This prospective study was approved by the institutional Committee of Ethics in Research. All consenting individuals with age between 18 and 80 admitted to our university general hospital between July 19, 2000 and July 18, 2001 due to an initial presumptive diagnosis of respiratory disease by ICD-10 (J00-J99), excluding upper respiratory diseases, were screened to detect the patients with community-acquired pneumonia. They were enrolled in the study if their chest radiograph taken within 48 hours of admission was consistent with pneumonia and had either one of the major criteria (axillary temperature <35.5ºC or >37.8ºC, cough or sputum) or two of the minor criteria (dyspnea, abnormal mental status, signs of consolidation by examination, pleuritic chest pain, White blood count > 12,000 cells per cm3 or band forms > 4%). Underlying chronic disease and immunossupression were defined as others [7-9]. Exclusion criteria were: residents in institutions, those disabled to walk; those discharged from hospital within the last 15 days; pregnant women; HIV-positive patients; patients with cystic fibrosis, bronchiectasis or tracheostomy. Seronegativity to C. pneumoniae antigens was defined as IgG <1:8 or IgM £10. CAP by C. pneumoniae was defined by 4-fold rise in IgG or IgM antibodies to C. pneumoniae in paired sera and presumed past infection was defined as IgG antibodies > 1:16. Serum samples were collected during the acute phase at the hospital and after 4-12 weeks in the ambulatory. All the survivors were followed for a whole year after their inclusion in the study, being enrolled only once. After the confirmation of the diagnosis of community-acquired pneumonia, sera stored at –70ºC were sent on dry ice in a batch to the Infectious Diseases Laboratory of the University of Louisville (KY, USA) to be tested to Chlamydophila pneumoniae antigens by microimmunofluorescence (MIF) by a kit of MRL Diagnostic (Cypress, CA, USA). Sera tested for IgM antibodies were pretreated to remove possible free and complexed IgG antibodies.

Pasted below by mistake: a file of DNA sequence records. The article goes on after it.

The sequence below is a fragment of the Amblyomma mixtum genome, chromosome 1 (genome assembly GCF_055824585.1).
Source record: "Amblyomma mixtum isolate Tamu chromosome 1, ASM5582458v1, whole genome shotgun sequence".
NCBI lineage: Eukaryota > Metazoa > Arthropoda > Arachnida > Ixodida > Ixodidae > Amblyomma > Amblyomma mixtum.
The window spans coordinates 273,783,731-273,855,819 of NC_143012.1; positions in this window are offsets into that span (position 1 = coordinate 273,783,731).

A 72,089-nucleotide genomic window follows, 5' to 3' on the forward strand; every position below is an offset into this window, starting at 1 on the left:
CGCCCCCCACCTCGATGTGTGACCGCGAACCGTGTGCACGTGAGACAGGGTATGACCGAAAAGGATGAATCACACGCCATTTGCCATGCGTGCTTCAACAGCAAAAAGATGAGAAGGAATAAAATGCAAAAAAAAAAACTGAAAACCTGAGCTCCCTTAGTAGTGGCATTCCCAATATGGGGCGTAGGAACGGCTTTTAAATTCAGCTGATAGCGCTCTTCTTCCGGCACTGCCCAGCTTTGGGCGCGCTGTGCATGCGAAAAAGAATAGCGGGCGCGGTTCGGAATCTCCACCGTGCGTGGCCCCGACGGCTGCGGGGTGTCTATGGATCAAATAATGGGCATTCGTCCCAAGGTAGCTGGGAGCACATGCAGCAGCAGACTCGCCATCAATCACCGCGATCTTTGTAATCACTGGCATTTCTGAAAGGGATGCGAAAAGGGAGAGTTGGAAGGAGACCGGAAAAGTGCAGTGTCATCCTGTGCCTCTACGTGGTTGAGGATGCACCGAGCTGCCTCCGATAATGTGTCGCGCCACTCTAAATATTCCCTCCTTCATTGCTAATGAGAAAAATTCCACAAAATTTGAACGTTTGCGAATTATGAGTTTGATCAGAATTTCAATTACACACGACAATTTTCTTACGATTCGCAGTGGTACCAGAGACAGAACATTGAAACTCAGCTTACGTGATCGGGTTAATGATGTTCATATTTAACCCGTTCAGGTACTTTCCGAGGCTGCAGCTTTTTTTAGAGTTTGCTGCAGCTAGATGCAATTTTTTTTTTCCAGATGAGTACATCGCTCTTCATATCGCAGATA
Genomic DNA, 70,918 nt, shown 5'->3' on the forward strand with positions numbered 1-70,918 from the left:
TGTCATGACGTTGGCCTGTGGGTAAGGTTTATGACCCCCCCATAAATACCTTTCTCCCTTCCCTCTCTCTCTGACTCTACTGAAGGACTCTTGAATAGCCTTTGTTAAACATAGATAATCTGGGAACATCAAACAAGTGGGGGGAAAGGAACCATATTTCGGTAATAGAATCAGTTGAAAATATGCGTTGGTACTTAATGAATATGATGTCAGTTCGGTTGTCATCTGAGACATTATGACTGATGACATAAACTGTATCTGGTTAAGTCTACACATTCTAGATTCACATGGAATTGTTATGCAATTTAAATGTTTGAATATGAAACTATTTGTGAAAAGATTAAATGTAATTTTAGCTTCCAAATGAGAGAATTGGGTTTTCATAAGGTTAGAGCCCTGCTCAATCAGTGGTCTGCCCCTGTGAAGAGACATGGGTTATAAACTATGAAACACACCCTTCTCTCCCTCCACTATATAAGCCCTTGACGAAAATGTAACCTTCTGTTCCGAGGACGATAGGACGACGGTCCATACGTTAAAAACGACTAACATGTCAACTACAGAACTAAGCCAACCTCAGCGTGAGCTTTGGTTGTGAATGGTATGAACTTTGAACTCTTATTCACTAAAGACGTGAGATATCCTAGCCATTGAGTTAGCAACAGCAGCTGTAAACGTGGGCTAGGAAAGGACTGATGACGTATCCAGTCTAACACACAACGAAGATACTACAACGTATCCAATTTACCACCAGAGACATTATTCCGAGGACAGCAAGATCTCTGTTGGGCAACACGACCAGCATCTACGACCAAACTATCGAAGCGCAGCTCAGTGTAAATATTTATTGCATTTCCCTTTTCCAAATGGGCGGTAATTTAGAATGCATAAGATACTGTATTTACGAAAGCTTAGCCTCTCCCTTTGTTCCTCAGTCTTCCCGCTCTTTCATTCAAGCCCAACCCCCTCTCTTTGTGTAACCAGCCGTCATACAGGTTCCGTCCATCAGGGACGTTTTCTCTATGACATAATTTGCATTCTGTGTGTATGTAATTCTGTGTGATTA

During a whole year, 645 consecutive patients who were hospitalized due to an initial presumptive diagnosis of respiratory disease by ICD-10 (J00-J99, excluding upper respiratory diseases) were examined at hospital admission to exclude or confirm CAP. Most were not included due to reasons given in Table 1.



Only 82 patients were initially eligible to study with the diagnosis of CAP; 23 patients were further excluded either because a new pulmonary infiltrate was not confirmed at chest radiograph (5 patients) or alternative diagnoses were made (COPD, 5 patients; heart failure, 3; tuberculosis, 2; collagen vascular diseases, 1; idiopathic pulmonary fibrosis, 1). Other six patients had exclusion criteria by being HIV positive (1), by presenting bronchiectasis (4) or previous pneumatocele (1). Thus, 59 patients constituted the final study group, being 20 females and 38 males, with a median age of 57.6 years (SD = 10.5). From this group, 36 (61%) patients had underlying chronic diseases; 61% were smokers and 19% were imunossupressed; only 58 patients had enough amount of serum to be tested to the presence of C. pneumoniae antibodies.

From a total of 58 patients, 21(36.2%) were seronegatives (IgG<1:8, IgM <1:10) to C. pneumoniae antigens, while 37 (63.8%) had seropositivity (Table 2). Thus, the seroprevalence of C. pneumoniae infection in Brazilian adults is 63.8%, as it has been reported in many countries [10,11].



From a total of 37 seropositive patients, 28 patients (48.2%) had IgG antibody >1:32 and 7 patients (12.1%) had IgG antibodies at 1:16. The remaining 2 patients had negative IgG but positive IgM antibodies (IgM>1:10).

Out of 37 seropositive patients (Table 2), 23 (39.6%) presented positive IgG antibodies > 1:16 in the first or second serum sample, thus being cases of previous infection by C. pneumoniae [5]. The other 11 seropositive patients had only one serum sample of serum: 5 patients did not have second serum sample because they did not return to the ambulatory at time, while the remaining 6 patients died (3 deaths by CAP and another 3 deaths by end-stage cancer). In all these 11 patients we can not exclude TWAR CAP; neither can we classify them as "previous infection" by TWAR. The remaining three seropositive patients are the ones with C. pneumoniae CAP: two female patients without detectable IgG antibodies but with seroconversion of IgM (patients number 13 and 29, Table 2); and a male patient (number 36, Table 2) who presented seroconversion of IgG antibodies.

In our series of 59 patients, there were 7 deaths (11.9%) by pneumonia and other 4 patients whose deaths were attributed to end-stage neoplasia. The three patients with C. pneumoniae CAP got cured.